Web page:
Mark Twain famously said, ‘It’s never wrong to do the right thing.’ Why, then, is it so common for leaders to act unethically?
We live in a world where the news of corporate failures arising from unethical leadership is not a surprise, where bribing a traffic official when breaking a ‘minor’ traffic offence is justifiable, and where using the office printer for school projects is acceptable. These items fall at different ends of the ‘ethics spectrum’ and, depending on your own ethical beliefs and moral code, could be acceptable or not.
I also find it interesting that every person has three parts to their individual ethics spectrum, these being:
- Unethical, or
- Somewhere in-between (that broad grey area)
The ‘ethical’ and ‘unethical’ elements are clear-cut and can be considered black and white; however, the ‘somewhere in-between’ element is where the final answer or outcome could be influenced, depending on factors such as your current state of mind (emotional state), the cost-benefit of making a certain decision (self-interest), or the ideas and moral standing of the type of people you associate yourself with.
Everyone has their own range of the ‘somewhere in-between’ or grey area, in some shape or form, whereas we should be striving to only make decisions that are black or white (or right or wrong). Only once we are all able to achieve this state of mind as a society will the decay caused by unethical behaviour fade.
So, the question is, why do people act unethically? As mentioned earlier, one factor could be that you’re influenced by the people you associate yourself with. One could then ask that if you remove someone from an unethical environment, could that person act ethically (or more ethically)? I think that part of the answer could be ‘yes’. However, I also believe that a greater part of this problem is the moral code instilled in us from childhood.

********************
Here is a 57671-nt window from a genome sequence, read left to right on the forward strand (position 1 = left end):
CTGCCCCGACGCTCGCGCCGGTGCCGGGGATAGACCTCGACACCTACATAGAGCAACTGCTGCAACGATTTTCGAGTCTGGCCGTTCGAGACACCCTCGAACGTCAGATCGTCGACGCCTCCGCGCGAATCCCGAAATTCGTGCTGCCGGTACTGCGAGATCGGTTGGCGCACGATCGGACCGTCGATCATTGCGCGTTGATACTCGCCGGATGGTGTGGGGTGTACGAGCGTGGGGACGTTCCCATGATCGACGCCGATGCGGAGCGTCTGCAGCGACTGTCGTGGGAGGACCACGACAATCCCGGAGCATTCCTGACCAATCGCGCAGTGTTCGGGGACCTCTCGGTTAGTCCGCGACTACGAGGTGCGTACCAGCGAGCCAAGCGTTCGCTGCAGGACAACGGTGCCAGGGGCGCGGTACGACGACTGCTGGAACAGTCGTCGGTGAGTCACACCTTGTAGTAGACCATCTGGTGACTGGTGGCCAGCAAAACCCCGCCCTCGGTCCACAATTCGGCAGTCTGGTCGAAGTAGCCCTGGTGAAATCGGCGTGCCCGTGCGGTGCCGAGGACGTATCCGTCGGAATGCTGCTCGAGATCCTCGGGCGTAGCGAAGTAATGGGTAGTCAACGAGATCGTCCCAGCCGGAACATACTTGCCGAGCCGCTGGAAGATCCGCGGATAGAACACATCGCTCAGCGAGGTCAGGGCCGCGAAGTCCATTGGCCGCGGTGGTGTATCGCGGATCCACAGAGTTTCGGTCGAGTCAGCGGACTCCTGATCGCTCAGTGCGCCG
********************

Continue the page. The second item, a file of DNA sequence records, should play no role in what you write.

According to Social Learning Theory, people learn by watching others. To intensify this, we have all heard that children are like sponges and for this reason, they look up to their parents or elder family/friends as role models and will proactively imitate what we do. Going a step further: the fact that we do something in front of a child would suggest to the child that what we are doing is right (even if it is blatantly wrong). Mark Twain is quoted to have said: ‘Children are natural mimics who act like their parents despite every effort to teach them good manners.’ Showing someone right from wrong is far more powerful than teaching the theory behind it.
The final step to this conundrum is that we live in a society where wrong behaviour is not only accepted and justified but in some instances even supported.
To create a society of ethical people, we as individuals need to act ethically, not only when in the public eye but also (and perhaps more importantly) when no one else is watching.
Yusuf Bodiat CA(SA) is CFO at the Federated Employers Mutual Assurance Company (RF) (Pty) Ltd